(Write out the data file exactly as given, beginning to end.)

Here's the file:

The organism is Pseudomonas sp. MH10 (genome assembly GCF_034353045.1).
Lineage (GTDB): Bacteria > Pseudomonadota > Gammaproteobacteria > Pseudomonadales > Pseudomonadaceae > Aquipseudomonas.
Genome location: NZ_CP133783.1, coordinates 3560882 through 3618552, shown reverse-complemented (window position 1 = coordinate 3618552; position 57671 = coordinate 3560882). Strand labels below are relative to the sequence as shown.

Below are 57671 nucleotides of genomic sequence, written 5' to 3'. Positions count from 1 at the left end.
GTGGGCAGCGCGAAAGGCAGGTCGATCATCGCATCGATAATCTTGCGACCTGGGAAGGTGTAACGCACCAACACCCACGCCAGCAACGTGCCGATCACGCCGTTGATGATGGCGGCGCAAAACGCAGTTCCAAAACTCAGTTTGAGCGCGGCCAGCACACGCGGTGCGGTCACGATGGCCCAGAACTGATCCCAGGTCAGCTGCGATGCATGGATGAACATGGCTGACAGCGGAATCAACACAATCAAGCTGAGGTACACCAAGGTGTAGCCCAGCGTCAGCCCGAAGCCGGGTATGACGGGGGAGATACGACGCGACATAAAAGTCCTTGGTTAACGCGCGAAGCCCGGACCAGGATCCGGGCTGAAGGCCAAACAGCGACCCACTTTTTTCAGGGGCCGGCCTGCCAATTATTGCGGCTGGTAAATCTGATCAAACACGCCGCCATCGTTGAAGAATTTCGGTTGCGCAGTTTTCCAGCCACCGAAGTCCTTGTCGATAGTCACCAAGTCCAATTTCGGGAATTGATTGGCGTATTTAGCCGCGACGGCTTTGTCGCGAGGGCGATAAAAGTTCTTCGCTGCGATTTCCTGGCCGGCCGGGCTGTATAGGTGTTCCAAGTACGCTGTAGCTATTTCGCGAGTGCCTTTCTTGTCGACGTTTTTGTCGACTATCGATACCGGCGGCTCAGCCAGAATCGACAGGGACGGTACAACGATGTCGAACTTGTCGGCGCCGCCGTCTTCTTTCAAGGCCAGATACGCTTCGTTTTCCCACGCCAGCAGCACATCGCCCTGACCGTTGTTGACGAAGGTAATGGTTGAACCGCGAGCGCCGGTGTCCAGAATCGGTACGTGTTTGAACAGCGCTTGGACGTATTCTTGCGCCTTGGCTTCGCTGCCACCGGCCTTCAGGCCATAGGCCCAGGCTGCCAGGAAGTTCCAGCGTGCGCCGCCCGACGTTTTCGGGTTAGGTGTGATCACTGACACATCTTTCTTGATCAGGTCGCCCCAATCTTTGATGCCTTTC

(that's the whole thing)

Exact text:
The organism is Pseudomonas sp. MH10 (genome assembly GCF_034353045.1).
Lineage (GTDB): Bacteria > Pseudomonadota > Gammaproteobacteria > Pseudomonadales > Pseudomonadaceae > Aquipseudomonas.
Genome location: NZ_CP133783.1, coordinates 3560882 through 3618552, shown reverse-complemented (window position 1 = coordinate 3618552; position 57671 = coordinate 3560882). Strand labels below are relative to the sequence as shown.

Below are 57671 nucleotides of genomic sequence, written 5' to 3'. Positions count from 1 at the left end.
GTGGGCAGCGCGAAAGGCAGGTCGATCATCGCATCGATAATCTTGCGACCTGGGAAGGTGTAACGCACCAACACCCACGCCAGCAACGTGCCGATCACGCCGTTGATGATGGCGGCGCAAAACGCAGTTCCAAAACTCAGTTTGAGCGCGGCCAGCACACGCGGTGCGGTCACGATGGCCCAGAACTGATCCCAGGTCAGCTGCGATGCATGGATGAACATGGCTGACAGCGGAATCAACACAATCAAGCTGAGGTACACCAAGGTGTAGCCCAGCGTCAGCCCGAAGCCGGGTATGACGGGGGAGATACGACGCGACATAAAAGTCCTTGGTTAACGCGCGAAGCCCGGACCAGGATCCGGGCTGAAGGCCAAACAGCGACCCACTTTTTTCAGGGGCCGGCCTGCCAATTATTGCGGCTGGTAAATCTGATCAAACACGCCGCCATCGTTGAAGAATTTCGGTTGCGCAGTTTTCCAGCCACCGAAGTCCTTGTCGATAGTCACCAAGTCCAATTTCGGGAATTGATTGGCGTATTTAGCCGCGACGGCTTTGTCGCGAGGGCGATAAAAGTTCTTCGCTGCGATTTCCTGGCCGGCCGGGCTGTATAGGTGTTCCAAGTACGCTGTAGCTATTTCGCGAGTGCCTTTCTTGTCGACGTTTTTGTCGACTATCGATACCGGCGGCTCAGCCAGAATCGACAGGGACGGTACAACGATGTCGAACTTGTCGGCGCCGCCGTCTTCTTTCAAGGCCAGATACGCTTCGTTTTCCCACGCCAGCAGCACATCGCCCTGACCGTTGTTGACGAAGGTAATGGTTGAACCGCGAGCGCCGGTGTCCAGAATCGGTACGTGTTTGAACAGCGCTTGGACGTATTCTTGCGCCTTGGCTTCGCTGCCACCGGCCTTCAGGCCATAGGCCCAGGCTGCCAGGAAGTTCCAGCGTGCGCCGCCCGACGTTTTCGGGTTAGGTGTGATCACTGACACATCTTTCTTGATCAGGTCGCCCCAATCTTTGATGCCTTTC